Prof. Dr. Kirsten Moselund

Kirsten Moselund

Head of Laboratory for Nano and Quantum Technologies (LNQ)

Paul Scherrer Institute
Forschungsstrasse 111
5232 Villigen PSI
Switzerland

EPFL has appointed Kirsten Moselund as full professor of electrical and microengineering at the Faculty of Engineering and Technology. At the same time, she will head the new Laboratory Nano and Quantum Technologies (LNQ) from 1 February 2022. LNQ deals with the use of nanotechnology in the field of short-wave light and expand activities in the field of quantum technologies, e.g. in connection with the ETHZ-PSI Quantum Computing Hub. Furthermore, she will strengthen cooperation with both EPFL and industry and promote the founding of new start-ups.

Kirsten Moselund received the M.Sc. Degree in Engineering from the Technical University of Denmark (DTU) in 2003 and the Ph.D. Degree in Microelectronics from the Swiss Federal Institute of Technology in Lausanne (EPFL), Lausanne, Switzerland, in 2008. In 2008, she joined the IBM Research Europe in Zurich, where she managed the Materials Integration and Nanoscale Devices group with around 20-25 engineers and scientists. The group works on a broad range of topics from Neuromorphic computing, topological devices, nanophotonics and control electronics for quantum computing.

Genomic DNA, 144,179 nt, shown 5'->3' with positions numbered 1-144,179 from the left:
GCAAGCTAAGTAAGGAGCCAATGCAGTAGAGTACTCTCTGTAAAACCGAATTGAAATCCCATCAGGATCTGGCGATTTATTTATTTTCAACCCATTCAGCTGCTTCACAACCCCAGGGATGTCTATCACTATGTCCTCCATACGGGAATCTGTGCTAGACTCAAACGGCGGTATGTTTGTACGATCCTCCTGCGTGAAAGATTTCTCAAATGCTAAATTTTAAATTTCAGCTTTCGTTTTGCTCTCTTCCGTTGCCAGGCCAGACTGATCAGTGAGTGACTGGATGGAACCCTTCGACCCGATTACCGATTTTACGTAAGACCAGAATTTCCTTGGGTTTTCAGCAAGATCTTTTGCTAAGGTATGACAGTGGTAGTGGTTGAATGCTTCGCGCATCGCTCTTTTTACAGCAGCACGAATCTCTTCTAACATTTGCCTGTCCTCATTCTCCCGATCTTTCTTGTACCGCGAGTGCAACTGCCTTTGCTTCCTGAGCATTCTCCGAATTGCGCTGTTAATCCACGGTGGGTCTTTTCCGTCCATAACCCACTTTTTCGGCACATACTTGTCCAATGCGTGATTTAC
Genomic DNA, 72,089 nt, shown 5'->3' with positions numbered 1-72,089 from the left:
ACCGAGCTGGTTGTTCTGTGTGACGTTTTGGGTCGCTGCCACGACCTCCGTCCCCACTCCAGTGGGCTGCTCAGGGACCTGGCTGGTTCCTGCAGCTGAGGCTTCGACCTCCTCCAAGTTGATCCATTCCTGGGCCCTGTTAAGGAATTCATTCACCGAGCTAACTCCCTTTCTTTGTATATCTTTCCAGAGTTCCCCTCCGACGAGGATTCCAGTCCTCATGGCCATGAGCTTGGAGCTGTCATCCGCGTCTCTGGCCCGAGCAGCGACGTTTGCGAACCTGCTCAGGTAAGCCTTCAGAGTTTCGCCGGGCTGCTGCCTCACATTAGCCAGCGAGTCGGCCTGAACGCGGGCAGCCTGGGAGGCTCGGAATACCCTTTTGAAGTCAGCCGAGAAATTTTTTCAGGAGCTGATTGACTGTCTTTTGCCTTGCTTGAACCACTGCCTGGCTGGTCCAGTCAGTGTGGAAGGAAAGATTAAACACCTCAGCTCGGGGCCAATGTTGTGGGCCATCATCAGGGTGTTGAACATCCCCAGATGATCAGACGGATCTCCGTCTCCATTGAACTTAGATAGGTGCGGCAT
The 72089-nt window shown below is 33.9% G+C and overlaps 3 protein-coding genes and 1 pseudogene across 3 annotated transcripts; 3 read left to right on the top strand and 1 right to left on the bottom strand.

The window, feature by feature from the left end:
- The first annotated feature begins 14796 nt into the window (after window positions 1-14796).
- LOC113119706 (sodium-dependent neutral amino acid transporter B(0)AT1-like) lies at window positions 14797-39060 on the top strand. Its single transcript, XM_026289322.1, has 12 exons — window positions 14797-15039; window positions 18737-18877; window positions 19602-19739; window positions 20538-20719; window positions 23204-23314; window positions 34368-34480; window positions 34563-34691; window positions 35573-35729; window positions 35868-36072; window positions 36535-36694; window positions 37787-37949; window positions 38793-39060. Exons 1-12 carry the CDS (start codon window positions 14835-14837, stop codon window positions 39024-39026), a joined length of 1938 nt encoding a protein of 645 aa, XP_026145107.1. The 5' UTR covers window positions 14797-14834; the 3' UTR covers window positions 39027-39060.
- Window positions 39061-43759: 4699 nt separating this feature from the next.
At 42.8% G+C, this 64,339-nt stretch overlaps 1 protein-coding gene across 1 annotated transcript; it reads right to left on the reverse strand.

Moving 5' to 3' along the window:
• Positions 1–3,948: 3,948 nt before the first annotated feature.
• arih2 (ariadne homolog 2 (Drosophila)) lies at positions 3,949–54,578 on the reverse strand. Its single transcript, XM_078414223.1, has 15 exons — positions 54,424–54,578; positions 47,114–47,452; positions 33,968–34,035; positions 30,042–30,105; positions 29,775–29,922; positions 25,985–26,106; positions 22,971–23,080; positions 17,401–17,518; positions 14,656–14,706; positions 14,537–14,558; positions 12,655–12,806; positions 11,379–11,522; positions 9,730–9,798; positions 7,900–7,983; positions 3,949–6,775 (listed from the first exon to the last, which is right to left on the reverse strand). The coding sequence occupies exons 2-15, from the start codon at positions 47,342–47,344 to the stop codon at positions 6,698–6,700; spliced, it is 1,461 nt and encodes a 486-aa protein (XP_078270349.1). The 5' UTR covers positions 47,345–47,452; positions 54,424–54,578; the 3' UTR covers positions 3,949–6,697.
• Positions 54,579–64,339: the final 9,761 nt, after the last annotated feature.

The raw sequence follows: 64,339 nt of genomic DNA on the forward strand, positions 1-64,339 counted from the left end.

She worked on various topics related to semiconductor devices and technology development, such as low-power electronics, cryogenic electronics, integrated photonics and topological devices. Her current projects are focused on the development of III-V on silicon monolithic integration for novel electronic and photonic device concepts.  She holds an ERC grant on the development of hybrid photonic-plasmonic nanolasers.

She is author/co-author of more than 100 papers and has 25+ patents filed. She is a member of the Wissenschaftliche Beirat of IHP Microelectronics, and member of the Kuratorium IMS Chips, Stuttgart University.

Kirsten Moselund's own research interests include nanophotonics, III-V electronics and nanotechnology. She is involved in the design, fabrication and characterisation of new nanoelectronic devices with very low power consumption. Her research is characterised by the combination of technology and physics that enables her to design innovative devices. She is Principal Investigator (PI) in several EU and Swiss research projects in these areas and holds an ERC grant for nanolasers.